• Pension age rising to 57 hits savers – The Times

>Yesterday: ToryDiary: Why the obsessive focus on new tax rises when we need proper spending control – in the form of a real zero-based review?

Fraser Nelson: Sunak is trying to bring the spendthrift Tories to their senses

“In just six months as Chancellor, Rishi Sunak has borrowed as much as Gordon Brown did in 10 years. The national debt is now £2 trillion and rising: words like “trillion” were not really used before the Tories took charge of the public finances. But still, the pressure from the Conservative benches is to spend more: on defence, the NHS, Covid bailouts and in many other areas. When Mr Sunak met MPs earlier this week, he reminded them that all this spending had to be paid for. It’s surprising just how controversial this basic notion seems to be. Take the current row over the prospect of tax rises, viewed with fury on the Tory backbenches. What’s the point of defeating Jeremy Corbyn, they ask, if a Conservative Government taxes and spends more than any Corbynite dared propose? A fair point, but these same Tories are quite happy to cheer on the vast expansion in the size of the government. In declaring the need to champion the cause of fiscal sanity, Mr Sunak is holding a mirror up to his party and asking colleagues to look at the consequences of all this spending.” – Daily Telegraph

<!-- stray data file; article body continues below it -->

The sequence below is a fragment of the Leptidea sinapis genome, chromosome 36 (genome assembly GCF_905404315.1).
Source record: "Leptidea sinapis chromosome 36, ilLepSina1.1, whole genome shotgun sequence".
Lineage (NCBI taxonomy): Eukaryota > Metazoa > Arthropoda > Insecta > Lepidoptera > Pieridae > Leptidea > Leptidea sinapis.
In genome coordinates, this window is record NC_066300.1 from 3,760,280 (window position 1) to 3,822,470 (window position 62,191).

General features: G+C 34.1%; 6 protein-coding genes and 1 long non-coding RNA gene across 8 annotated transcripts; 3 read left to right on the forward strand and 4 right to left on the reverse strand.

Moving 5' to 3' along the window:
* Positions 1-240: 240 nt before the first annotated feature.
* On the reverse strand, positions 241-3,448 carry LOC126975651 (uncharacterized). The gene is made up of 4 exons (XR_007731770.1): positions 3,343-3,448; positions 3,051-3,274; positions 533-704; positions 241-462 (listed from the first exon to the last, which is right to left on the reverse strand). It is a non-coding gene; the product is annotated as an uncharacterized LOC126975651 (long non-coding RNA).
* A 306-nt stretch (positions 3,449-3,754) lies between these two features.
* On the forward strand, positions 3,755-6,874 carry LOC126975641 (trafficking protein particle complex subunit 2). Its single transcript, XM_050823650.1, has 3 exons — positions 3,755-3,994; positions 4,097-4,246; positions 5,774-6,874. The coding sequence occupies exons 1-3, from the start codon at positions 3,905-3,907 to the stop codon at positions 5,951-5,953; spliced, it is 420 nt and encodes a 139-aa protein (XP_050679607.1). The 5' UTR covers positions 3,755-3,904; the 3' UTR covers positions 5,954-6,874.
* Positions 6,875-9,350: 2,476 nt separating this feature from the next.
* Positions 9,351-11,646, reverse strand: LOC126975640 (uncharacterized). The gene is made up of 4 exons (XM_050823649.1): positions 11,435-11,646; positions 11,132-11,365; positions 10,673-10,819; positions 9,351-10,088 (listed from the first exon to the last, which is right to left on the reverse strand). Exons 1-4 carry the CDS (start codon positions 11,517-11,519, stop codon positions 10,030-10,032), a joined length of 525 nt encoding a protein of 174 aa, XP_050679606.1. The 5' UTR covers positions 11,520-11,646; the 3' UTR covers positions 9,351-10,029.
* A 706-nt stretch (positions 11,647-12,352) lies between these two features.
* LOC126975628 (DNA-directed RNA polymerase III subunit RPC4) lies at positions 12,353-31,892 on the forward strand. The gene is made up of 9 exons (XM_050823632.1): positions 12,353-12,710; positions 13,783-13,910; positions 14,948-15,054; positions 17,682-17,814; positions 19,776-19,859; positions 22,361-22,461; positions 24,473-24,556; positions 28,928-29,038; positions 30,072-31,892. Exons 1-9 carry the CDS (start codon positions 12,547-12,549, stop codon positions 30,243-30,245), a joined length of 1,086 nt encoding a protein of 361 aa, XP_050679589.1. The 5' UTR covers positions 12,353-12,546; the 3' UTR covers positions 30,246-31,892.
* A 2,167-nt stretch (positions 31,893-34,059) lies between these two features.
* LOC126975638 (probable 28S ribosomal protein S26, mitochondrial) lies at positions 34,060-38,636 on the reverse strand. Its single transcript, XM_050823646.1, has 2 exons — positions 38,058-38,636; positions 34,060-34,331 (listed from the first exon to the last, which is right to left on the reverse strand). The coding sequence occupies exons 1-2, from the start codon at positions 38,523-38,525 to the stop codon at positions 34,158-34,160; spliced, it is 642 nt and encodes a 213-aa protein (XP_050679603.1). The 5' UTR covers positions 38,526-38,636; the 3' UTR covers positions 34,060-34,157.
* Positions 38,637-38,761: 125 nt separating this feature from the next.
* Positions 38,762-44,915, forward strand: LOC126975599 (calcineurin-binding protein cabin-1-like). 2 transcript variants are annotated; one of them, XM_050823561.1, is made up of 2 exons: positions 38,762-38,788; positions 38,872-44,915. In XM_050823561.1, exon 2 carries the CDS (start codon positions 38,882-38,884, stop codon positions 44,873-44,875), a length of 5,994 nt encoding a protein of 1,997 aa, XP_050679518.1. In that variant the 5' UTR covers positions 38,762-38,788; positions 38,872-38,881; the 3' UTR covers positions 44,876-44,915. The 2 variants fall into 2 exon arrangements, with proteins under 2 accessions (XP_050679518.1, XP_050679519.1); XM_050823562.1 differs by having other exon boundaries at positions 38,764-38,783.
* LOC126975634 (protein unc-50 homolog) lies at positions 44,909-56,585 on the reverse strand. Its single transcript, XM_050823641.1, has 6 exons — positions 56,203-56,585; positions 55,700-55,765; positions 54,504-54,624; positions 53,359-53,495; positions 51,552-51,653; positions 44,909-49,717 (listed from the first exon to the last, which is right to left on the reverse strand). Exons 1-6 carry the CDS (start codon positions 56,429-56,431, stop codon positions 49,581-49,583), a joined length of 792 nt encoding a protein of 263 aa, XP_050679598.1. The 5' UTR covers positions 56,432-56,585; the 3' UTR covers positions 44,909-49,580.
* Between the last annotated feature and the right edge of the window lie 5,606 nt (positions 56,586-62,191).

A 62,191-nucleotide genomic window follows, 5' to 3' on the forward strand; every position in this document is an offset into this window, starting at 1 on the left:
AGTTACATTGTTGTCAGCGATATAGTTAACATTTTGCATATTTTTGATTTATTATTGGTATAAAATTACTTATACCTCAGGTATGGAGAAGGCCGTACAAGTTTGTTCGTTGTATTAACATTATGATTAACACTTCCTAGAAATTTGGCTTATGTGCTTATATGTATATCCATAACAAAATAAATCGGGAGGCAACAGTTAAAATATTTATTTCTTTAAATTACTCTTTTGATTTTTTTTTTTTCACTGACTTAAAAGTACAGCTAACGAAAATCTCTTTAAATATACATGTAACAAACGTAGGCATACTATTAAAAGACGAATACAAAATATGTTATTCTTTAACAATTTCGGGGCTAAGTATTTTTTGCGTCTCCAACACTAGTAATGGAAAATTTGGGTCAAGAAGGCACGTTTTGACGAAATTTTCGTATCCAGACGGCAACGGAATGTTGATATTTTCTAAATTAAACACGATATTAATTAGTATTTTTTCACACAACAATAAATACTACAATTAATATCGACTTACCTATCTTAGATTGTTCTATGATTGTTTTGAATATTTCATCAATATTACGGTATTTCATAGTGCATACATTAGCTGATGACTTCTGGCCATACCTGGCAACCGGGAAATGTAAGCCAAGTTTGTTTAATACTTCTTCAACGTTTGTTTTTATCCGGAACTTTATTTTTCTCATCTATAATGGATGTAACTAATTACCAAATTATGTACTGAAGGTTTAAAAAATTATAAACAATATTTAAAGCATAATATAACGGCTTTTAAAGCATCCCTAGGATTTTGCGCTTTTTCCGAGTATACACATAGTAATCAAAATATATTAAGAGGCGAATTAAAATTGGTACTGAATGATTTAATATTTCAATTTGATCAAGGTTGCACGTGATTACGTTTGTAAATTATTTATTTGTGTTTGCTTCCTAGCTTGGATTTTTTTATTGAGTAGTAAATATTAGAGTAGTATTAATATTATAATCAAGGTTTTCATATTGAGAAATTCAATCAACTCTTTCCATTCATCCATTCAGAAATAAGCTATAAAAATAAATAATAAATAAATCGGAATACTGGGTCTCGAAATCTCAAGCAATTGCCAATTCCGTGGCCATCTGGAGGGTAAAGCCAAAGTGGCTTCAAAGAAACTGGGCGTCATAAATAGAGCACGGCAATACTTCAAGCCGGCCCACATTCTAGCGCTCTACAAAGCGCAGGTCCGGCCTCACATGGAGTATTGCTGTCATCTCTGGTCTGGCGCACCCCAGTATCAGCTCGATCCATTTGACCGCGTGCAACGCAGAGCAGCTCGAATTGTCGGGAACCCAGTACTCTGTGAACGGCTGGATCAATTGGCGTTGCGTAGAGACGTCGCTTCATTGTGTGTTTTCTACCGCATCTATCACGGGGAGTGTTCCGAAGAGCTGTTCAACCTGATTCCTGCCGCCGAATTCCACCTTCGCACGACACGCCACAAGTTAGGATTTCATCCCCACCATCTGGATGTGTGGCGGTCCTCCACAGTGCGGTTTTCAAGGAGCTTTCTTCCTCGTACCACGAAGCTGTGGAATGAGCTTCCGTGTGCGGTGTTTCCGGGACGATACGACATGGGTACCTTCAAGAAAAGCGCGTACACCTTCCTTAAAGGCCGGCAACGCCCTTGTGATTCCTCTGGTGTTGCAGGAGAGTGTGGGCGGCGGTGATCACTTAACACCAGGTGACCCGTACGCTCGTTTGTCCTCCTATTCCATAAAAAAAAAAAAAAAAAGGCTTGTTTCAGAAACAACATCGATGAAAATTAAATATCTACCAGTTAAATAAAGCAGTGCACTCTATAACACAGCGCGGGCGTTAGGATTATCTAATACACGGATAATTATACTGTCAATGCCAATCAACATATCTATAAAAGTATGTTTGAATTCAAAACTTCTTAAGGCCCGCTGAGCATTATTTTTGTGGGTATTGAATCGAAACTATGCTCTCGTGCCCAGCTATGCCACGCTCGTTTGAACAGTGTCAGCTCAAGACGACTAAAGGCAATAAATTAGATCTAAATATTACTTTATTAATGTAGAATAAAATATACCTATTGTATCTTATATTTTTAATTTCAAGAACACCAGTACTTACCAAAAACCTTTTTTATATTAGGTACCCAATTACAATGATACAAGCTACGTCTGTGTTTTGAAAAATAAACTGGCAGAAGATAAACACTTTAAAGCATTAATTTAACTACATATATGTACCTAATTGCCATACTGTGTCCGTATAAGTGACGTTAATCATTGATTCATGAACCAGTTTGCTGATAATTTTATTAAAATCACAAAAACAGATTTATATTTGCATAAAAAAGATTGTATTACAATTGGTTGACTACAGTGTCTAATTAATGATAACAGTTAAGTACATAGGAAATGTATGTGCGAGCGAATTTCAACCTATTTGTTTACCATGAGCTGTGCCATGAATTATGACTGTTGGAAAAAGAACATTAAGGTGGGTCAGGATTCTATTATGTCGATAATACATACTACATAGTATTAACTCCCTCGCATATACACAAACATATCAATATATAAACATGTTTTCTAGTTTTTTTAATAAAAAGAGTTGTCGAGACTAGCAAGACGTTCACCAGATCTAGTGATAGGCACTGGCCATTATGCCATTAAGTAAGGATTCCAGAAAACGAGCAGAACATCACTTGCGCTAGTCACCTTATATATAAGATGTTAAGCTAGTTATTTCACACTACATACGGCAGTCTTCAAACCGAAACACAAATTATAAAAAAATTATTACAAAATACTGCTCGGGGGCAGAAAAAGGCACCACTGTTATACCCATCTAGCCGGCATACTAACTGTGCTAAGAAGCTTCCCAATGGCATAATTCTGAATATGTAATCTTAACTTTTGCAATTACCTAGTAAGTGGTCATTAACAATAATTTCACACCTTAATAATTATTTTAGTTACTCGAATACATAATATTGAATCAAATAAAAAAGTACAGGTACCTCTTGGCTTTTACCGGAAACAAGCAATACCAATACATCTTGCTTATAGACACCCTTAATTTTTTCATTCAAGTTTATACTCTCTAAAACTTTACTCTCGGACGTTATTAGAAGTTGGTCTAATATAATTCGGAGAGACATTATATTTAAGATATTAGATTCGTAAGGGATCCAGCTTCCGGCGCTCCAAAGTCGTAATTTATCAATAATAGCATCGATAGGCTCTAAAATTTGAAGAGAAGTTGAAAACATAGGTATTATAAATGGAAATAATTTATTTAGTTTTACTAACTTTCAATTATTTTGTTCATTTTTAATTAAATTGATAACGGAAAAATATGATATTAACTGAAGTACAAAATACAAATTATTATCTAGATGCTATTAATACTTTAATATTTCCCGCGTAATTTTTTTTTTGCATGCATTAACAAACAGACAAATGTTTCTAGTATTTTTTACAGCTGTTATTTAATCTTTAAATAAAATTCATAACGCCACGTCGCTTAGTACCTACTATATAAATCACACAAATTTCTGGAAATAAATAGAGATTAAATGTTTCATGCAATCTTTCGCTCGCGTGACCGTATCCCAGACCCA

• Tory tax muddle exposes a lack of direction – Iain Martin, The Times
  • Sunak’s reforms are long overdue: income shouldn’t be taxed more than wealth – Carsten Jung, The Guardian

Johnson announces 22,000 jobs will be created to build controversial HS2

“Boris Johnson announced 22,000 new jobs will be created to build HS2 as the controversial project formally gets underway. The PM will put the first shovel in the ground as construction begins on the London to Birmingham stretch of the high speed rail line. Mr Johnson said HS2, which could cost taxpayers as much as £106billion, will help provide thousands of jobs to Brits laid off due to the Covid crisis. Ahead of his visit to a HS2 site to kick-start construction, he said: “HS2 is at the heart of our plans to build back better – and with construction now formally under way, it’s set to create around 22,000 new jobs… The four main contractors for Phase One between London and the West Midlands will now switch from enabling works, scheme design and preparatory work to full construction.” – The Sun

  • After 3,160 days… digging finally starts – Daily Mail

Facebook is aiding people smugglers, claims Patel

“Social media companies including Facebook are “aiding and abetting” people smugglers and putting lives at risk, Priti Patel believes. The Home Secretary is demanding action after it emerged the tech giants were aiding criminals smuggling migrants across the Channel by failing to remove online posts promoting their illegal business and encrypted groups that they used to complete their crossings. The National Crime Agency (NCA) revealed that social media firms including Facebook and Youtube had rejected their appeals to take down hundreds of posts promoting smuggling services or to block end-to-end encryption used to avoid interception of migrants’ boats by police. Facebook allows requests for information on how to get smuggled and how to illegally leave a country but only bans posts directly offering people smuggling services, according to sources.” – Daily Telegraph